As scientists, we have the ‘publish or perish rule’ entrenched in our DNA. In any conference, scientific meeting or course, our minds are shaped to follow this rule and our efforts are channeled into that path leading to publication. But is that it? The efforts put in the research, the field encounters and the information gathered culminates into graphs and p-values under certain word limits restricted by journal editors.
Do not get me wrong, science and its by product- publishing in peer reviewed journals is of central importance in our understanding of species and the interventions required for their conservation. However, when it comes to the effectiveness of conservation messages, I argue that a picture has a distinct hands down advantage over the best well written paper published even in high impact factor journals such as Science.
For example, anyone remember the picture on the left? Following rules of photography or not, this picture arguably had more impact on conservation of these incredible creatures than any long term study by any elite university or world renowned conservation biologist.
So what is Conservation photography?
Of course there are different definitions out there, but my favorite is by Florida based conservation photographer Carlton Ward Jr., simply “photography that empowers conservation”. It is a step further from nature photography in that it is a proactive, issue-oriented approach which acts as an agent for sustaining the biosphere and ethno sphere.In fact, although not acknowledged, conservation photography has served this role since the 1860’s. On June, 29, 1864, the US Congress enacted a bill signed by Abraham Lincoln, establishing Yosemite as the nation’s first legislated nature preserve, to be managed through the State of California.
The support of the Congress was secured, in part, through landscape photographs of Yosemite by pioneering photographer Carleton Watkins. Then, five years after Yosemite received federally mandated state protection, photography was again used to build support for protecting Yellowstone, in the Wyoming Territory, helping create the world’s first national park.
Closer home and maybe one of the most successful conservation photography legacy was the Megatransect Project, starting in Congo and emerging on the Atlantic coast of Gabon by Michael Nichols and Michael Fay. With conservation as the end goal, Nichols’ photographs provided the team’s most powerful weapon. When Fay presented the photographs to Gabon’s president, El Hadj Omar Bongo, he decided to create a system of thirteen national parks, the most significant conservation result to have been inspired by photography in recent decades.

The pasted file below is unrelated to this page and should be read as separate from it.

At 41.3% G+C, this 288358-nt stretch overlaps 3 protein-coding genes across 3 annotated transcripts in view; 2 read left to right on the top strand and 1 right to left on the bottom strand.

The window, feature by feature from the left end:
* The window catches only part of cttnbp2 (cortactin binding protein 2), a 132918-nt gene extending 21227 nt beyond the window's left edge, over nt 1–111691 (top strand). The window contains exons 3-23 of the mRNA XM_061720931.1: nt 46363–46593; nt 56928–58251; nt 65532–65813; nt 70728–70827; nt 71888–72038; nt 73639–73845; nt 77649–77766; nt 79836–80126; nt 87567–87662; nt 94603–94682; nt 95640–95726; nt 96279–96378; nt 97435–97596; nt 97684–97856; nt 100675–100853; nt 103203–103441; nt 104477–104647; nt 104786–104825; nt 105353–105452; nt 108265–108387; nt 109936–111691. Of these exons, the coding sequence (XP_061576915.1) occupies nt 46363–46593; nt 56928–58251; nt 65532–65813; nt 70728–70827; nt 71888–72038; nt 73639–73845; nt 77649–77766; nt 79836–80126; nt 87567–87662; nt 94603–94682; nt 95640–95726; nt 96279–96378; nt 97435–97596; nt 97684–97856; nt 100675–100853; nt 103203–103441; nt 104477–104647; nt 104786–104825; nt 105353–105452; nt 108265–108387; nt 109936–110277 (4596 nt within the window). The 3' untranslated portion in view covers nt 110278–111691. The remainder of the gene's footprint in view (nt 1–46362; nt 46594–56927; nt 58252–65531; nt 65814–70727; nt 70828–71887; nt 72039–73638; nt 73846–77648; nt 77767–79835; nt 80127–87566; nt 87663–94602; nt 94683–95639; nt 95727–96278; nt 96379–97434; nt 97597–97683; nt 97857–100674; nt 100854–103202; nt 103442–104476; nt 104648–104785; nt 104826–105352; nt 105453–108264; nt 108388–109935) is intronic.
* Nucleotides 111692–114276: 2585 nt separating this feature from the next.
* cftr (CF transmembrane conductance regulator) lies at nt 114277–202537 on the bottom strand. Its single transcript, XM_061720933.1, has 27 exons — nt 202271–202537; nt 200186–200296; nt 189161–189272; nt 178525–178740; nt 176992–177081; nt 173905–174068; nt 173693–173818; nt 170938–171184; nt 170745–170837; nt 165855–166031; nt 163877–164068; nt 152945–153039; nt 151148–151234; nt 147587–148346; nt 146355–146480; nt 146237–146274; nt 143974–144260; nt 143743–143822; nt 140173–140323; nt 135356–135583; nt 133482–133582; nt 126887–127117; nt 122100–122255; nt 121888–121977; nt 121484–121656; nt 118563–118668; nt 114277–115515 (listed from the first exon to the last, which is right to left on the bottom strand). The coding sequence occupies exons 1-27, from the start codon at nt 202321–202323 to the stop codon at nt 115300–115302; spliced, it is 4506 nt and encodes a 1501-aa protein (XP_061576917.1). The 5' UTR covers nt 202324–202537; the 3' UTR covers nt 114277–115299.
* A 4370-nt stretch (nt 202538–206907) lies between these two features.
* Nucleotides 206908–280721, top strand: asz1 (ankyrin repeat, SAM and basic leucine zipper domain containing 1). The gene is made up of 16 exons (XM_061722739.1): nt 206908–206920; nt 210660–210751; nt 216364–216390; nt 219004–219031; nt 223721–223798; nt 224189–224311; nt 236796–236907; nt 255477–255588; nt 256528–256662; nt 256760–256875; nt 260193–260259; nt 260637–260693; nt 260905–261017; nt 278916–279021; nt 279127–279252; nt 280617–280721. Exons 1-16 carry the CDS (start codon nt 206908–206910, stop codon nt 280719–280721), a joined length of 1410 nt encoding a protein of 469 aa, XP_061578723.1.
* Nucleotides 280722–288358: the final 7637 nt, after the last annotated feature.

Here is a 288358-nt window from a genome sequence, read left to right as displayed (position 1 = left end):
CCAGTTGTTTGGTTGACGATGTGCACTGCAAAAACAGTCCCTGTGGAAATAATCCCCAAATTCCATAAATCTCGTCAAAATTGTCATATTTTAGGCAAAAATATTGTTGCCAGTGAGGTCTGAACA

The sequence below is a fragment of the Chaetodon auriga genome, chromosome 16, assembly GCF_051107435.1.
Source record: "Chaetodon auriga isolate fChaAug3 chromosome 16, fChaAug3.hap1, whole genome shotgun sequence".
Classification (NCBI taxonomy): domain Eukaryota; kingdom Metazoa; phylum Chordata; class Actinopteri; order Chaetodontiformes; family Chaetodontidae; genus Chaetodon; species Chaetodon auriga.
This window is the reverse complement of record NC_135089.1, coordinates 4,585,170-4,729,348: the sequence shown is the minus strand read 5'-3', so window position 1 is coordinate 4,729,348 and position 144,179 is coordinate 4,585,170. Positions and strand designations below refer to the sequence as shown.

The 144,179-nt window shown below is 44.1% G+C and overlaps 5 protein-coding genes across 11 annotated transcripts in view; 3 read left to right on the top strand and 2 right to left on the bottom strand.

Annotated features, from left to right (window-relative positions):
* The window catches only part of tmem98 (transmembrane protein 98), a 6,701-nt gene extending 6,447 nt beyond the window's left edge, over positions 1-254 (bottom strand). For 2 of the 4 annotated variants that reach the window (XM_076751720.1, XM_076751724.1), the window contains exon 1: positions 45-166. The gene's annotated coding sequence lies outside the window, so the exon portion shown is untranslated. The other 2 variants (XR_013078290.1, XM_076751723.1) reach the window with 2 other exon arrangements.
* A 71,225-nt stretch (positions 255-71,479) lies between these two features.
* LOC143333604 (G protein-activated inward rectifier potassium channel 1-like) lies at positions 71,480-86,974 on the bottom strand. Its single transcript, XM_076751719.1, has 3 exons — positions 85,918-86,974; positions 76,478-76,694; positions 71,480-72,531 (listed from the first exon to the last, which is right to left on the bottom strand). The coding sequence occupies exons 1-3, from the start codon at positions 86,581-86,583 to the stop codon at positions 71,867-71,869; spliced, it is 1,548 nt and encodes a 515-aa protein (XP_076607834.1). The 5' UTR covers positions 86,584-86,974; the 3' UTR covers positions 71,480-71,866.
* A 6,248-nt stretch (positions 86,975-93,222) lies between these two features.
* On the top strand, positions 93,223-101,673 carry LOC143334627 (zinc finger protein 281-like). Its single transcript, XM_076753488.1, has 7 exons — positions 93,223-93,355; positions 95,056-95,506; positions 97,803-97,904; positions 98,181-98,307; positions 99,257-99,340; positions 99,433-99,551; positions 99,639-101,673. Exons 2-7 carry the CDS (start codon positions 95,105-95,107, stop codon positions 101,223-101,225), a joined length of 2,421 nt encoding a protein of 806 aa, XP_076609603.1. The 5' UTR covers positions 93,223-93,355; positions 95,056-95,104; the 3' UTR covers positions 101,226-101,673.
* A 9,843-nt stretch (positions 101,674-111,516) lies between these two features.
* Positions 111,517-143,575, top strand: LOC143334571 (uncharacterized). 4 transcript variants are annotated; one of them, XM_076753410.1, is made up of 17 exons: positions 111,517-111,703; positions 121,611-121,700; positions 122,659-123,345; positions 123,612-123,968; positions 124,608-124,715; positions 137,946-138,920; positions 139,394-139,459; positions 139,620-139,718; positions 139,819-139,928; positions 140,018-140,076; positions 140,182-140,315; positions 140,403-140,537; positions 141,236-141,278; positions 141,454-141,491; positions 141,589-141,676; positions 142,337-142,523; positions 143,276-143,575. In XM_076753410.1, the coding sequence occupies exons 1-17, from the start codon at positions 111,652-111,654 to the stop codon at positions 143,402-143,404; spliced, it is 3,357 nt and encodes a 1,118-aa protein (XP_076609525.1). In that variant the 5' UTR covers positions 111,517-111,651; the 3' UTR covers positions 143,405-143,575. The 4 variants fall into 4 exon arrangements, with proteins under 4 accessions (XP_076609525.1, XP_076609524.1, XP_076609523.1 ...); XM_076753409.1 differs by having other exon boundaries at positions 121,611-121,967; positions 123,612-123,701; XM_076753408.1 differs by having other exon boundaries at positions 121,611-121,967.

With all these evidences of the powerful impact of conservation photography (see below for more examples), methinks the role of conservation photography has been downplayed and thought of as an elite hobby of wealthy westerners rather than an inexpensive tool for conservation. With cutting edge technology in camera build, there has never been a better time for conservation biologists in Africa to utilize conservation photography for species conservation and advocacy purposes.
Despite there being opportunities offered to develop conservation photography by organizations such as the National Geographic, more efforts to empower young native conservation photographer’s needs to be a priority of conservation funding and educational organizations. These will help bring into light more conservation stories told from natives points of view. Africa needs its own native conservation photography association likened to the ICLP,ARKive,Blue Earth Alliance; and there is no shortage of native talent to drive this revolution forward.
By Njoroge Wa Chege (Kibale, 2012)
Njoroge is a native Kenyan documentary, conservation and natural history photographer as well as a conservation biologist who hopes that the use of images will be central to conservation advocacy, education and awareness in Africa.
*The thoughts herein are inspired by Joe Riis of the National Geographic, Christina Mittermeir of the International Conservation League of Photography, Carlton Ward Jr. of the Legacy Institute of Nature and Culture and Fabiola Monty.
Further inspiring stories:
1) In the 20th century a young Ansel Adams armed with his breathtaking wilderness pictures influenced the formation of the King Canyon National Park.
2) George Masa’s photography inspires the creation of Smokey Mountain Park in North Carolina.
3) Phillip Hyde helped create Dinosaur National park and make the Grand Canyon a symbol of American wilderness
4) Peter Dombrovskis is credited for helping start the national environmental movement by turning his camera toward the wild rivers of Tasmania, where proposed hydroelectric dams threatened to flood valleys, destroy wildlife habitat, and disrupt water flow.
4) Efforts by Chinese Xi Zhinong to document the vulnerability of the snub-nosed monkey amidst rampant logging led to change in Chinese government policy.